extension component to the loading strategy.
A prospective study of centralization of lumbar and referred pain. A
predictor of symptomatic discs and annular competence.
• CONCLUSION: The McKenzie
assessment process reliably
differentiated discogenic from
nondiscogenic pain (P < 0.001)
as well as competent from an
incompetent annulus (P < 0.042)
in symptomatic discs and was
superior to magnetic resonance
imaging in distinguishing painful
from nonpainful discs.
Donelson R; Aprill C; Medcalf R; Grant W
Spine 1997 May 15;22(10):1115-22
Directional preference
• Long et al. showed that the McKenzie
assessment identified a large subgroup of
acute, subacute and chronic low back
pain patient’s that have a directional
– The response to correct exercise prescriptions
was significantly different.
– Exercises matching the direction of preference
significantly and rapidly decreased pain and
medication use and improved disability,
degree of recovery, depression and outcomes.
– The majority of subjects required an extension
component to the loading strategy.
Can we acurately sort out discogenic
pain syndromes?
• Experienced clinicians using
this system can use to develop
catagorization of low back pain
– Unique to what can be extracted
from routine ortho / neuro exam.
– Can assist in developing
interventions and rehab programs.
The exam
• Repeated flexion in
• Have the patient
bend over 10 times
and touch their
• Evaluate pain on 010 scale before
and after.
Standing extension
• Repeated
extension in
• Eval pain 0-10
before and after
The side glide
• Lateral shift:
• Concept of the antalgic
• Various methods of
performing lateral shift.
• Against wall.
• Standing away from wall.
• Use 10 reps and evaluate
pain before and after.
Side glide with over pressure
• This is a powerful
maneuver for both
evaluation and
management of certain
derangement syndromes.
• Eval pain and posture
before and after.
• Repeat 10 times.
Repeated flexion in lying
• Knee to chest 10
• Eval pain before
and after.
– You can use
combination of
flexion, side glide.
– Flexion, rotation.
Repeated extension in lying
– Repeat 10 times
– Evaluate level of pain
before and after.
– Evaluate posture
before and after.
– You can use
combination of side
glide and REIL.
REIL with overpressure
• Again 10 reps with
extension and
clinician provides
• Eval pain before
and after.
Repeated rotation in lying.
– Assisted rotation in
– Done 10 reps
– Eval pain before
and after.
The SI joint eval
• Repeated knee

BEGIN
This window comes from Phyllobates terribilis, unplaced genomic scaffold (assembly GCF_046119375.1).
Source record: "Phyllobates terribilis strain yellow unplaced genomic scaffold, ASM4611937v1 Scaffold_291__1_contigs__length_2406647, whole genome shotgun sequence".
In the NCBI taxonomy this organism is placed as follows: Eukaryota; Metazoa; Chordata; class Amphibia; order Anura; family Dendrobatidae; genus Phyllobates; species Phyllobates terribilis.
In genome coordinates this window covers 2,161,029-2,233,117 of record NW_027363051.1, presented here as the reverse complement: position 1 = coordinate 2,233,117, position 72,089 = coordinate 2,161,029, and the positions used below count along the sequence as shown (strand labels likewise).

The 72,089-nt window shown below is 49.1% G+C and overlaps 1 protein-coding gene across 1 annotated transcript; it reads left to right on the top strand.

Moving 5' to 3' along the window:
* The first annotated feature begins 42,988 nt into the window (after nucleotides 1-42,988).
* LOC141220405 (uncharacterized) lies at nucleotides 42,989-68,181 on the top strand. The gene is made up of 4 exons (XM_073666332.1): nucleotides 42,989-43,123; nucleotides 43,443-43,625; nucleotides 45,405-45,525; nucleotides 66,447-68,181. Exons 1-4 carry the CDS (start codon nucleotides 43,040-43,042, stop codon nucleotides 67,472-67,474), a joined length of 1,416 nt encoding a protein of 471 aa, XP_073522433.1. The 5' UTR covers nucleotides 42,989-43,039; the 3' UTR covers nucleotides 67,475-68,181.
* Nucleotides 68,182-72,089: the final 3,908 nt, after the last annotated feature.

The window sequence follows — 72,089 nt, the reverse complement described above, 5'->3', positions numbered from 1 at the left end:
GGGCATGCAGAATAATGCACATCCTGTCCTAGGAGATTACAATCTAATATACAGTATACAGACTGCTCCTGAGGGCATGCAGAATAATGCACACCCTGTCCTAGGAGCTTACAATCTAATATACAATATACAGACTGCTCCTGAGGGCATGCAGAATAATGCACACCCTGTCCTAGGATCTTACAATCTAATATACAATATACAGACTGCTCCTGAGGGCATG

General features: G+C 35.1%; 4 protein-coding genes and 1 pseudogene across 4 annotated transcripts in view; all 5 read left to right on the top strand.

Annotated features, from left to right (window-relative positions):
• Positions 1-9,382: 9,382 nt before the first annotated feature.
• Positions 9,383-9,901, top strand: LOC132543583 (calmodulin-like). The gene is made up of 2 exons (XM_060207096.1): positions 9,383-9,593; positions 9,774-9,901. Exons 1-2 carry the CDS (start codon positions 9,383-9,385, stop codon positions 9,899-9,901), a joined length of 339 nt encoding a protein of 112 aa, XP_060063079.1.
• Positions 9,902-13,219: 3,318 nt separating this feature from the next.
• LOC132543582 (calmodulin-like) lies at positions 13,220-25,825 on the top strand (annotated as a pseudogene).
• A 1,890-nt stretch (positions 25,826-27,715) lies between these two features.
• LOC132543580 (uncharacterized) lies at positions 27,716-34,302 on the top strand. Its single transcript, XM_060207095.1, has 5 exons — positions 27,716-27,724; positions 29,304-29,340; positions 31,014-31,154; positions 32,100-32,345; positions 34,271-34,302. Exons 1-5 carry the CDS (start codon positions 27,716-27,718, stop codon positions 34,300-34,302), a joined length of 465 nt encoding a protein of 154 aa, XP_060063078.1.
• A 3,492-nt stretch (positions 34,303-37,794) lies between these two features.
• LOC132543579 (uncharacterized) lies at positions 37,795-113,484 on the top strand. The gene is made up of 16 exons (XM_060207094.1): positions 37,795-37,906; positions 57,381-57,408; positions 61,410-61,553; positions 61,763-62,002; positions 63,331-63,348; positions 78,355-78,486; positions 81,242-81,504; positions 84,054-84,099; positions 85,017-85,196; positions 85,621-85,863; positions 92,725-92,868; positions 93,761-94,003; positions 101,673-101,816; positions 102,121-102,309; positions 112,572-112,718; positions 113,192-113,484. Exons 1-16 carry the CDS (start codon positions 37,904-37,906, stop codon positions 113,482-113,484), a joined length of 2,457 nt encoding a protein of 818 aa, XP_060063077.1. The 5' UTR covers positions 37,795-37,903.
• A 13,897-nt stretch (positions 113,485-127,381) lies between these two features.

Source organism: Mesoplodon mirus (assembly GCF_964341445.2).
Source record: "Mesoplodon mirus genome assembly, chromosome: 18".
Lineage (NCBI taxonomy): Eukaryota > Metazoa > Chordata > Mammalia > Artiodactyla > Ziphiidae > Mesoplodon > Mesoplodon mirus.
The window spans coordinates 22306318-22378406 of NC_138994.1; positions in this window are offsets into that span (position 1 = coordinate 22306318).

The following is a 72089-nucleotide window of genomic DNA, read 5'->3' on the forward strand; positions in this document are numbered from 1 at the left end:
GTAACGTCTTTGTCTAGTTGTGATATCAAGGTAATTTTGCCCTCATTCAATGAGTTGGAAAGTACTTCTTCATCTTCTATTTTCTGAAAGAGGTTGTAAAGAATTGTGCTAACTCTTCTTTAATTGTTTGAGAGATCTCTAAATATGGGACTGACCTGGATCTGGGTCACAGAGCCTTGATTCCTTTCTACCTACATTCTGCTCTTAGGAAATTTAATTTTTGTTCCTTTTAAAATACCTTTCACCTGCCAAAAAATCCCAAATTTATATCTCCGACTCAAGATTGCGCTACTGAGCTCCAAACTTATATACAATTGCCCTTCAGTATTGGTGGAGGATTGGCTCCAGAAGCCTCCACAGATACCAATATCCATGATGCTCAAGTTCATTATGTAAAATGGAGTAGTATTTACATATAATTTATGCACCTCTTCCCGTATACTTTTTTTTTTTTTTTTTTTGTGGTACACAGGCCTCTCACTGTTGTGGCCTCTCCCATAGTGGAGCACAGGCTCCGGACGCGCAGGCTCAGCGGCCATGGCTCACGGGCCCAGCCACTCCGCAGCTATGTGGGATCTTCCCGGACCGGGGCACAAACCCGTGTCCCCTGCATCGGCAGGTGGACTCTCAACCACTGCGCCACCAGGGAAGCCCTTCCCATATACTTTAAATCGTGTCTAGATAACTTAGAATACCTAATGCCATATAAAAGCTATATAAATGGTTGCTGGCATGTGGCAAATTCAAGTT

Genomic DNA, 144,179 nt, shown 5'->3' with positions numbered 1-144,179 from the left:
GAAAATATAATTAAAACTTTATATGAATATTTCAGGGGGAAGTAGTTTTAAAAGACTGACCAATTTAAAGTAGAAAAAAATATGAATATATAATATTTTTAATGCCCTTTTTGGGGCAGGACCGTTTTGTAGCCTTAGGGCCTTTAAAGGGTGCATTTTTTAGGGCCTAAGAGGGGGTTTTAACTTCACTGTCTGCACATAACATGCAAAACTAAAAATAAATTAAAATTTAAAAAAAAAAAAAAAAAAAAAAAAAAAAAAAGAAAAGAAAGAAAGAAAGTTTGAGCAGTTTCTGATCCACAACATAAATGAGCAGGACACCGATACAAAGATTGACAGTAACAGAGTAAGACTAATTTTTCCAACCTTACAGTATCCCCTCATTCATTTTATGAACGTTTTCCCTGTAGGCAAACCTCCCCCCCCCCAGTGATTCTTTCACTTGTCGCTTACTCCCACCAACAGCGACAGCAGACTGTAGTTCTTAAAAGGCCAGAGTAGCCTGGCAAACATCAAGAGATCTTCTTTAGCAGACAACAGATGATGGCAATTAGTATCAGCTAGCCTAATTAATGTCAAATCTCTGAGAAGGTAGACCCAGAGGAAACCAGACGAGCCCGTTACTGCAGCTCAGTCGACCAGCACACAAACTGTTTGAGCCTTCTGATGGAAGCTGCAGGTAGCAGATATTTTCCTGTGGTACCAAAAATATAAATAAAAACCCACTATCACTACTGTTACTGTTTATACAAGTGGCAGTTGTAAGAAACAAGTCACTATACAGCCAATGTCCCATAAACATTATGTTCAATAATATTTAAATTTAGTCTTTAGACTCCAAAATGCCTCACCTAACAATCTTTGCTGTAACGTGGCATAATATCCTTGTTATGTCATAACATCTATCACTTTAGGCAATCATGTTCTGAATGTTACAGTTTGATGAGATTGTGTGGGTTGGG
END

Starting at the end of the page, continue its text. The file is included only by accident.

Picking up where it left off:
flexion in standing.
• Repeated knee
flexion in lying.
• Lunge
• Lunge with
Is your client's back pain "rapidly reversible"?
Improving low back care at its foundation.
• To convey a valuable and greatly misunderstood paradigm for
evaluating and treating low back pain (LBP) and its extensive
scientific evidence.
• Low back pain is a highly prevalent and very expensive health
dilemma. But by using a paradigm called Mechanical Diagnosis and
Therapy (a.k.a. McKenzie methods), it is now possible to identify a
very large LBP subgroup whose pain is rapidly reversible, meaning
that it can often be eliminated quickly, with return to full function
using a single, patient-specific direction of simple, yet precise, endrange low back exercises and some posture modifications. This
interesting subgroup includes patients with both acute and chronic
LBP as well as both LBP-only and sciatica with neural deficits.
Prof Case Manag. 2008 Mar-Apr;13(2):87-96.
Is your client's back pain "rapidly reversible"?
Improving low back care at its foundation.
• This special form of clinical assessment can detect which patients are in
this large, rapidly reversible subgroup and which ones are not. Of the
numerous studies targeting Mechanical Diagnosis and Therapy (MDT),
three have focused on patients whose persisting pain had led to
recommendations of disc surgery where 50% were then found to still
have a rapidly reversible disc problem with high rates of
nonsurgical rapid recovery. If patients are never assessed in this
way, this reversibility remains undiscovered and these patients
commonly undergo potentially unnecessary surgery.
• Armed with knowledge of this subgroup, how to identify it, the
considerable supportive scientific evidence and strongly beneficial
implications of utilizing this MDT paradigm, case managers are
positioned to have an immensely positive impact on the care of LBP.
Tremendous cost savings and greatly improved clinical outcomes are
available by utilizing this form of evidence-based MDT care.
Donelson R. Prof Case Manag. 2008 Mar-Apr;13(2):87-96.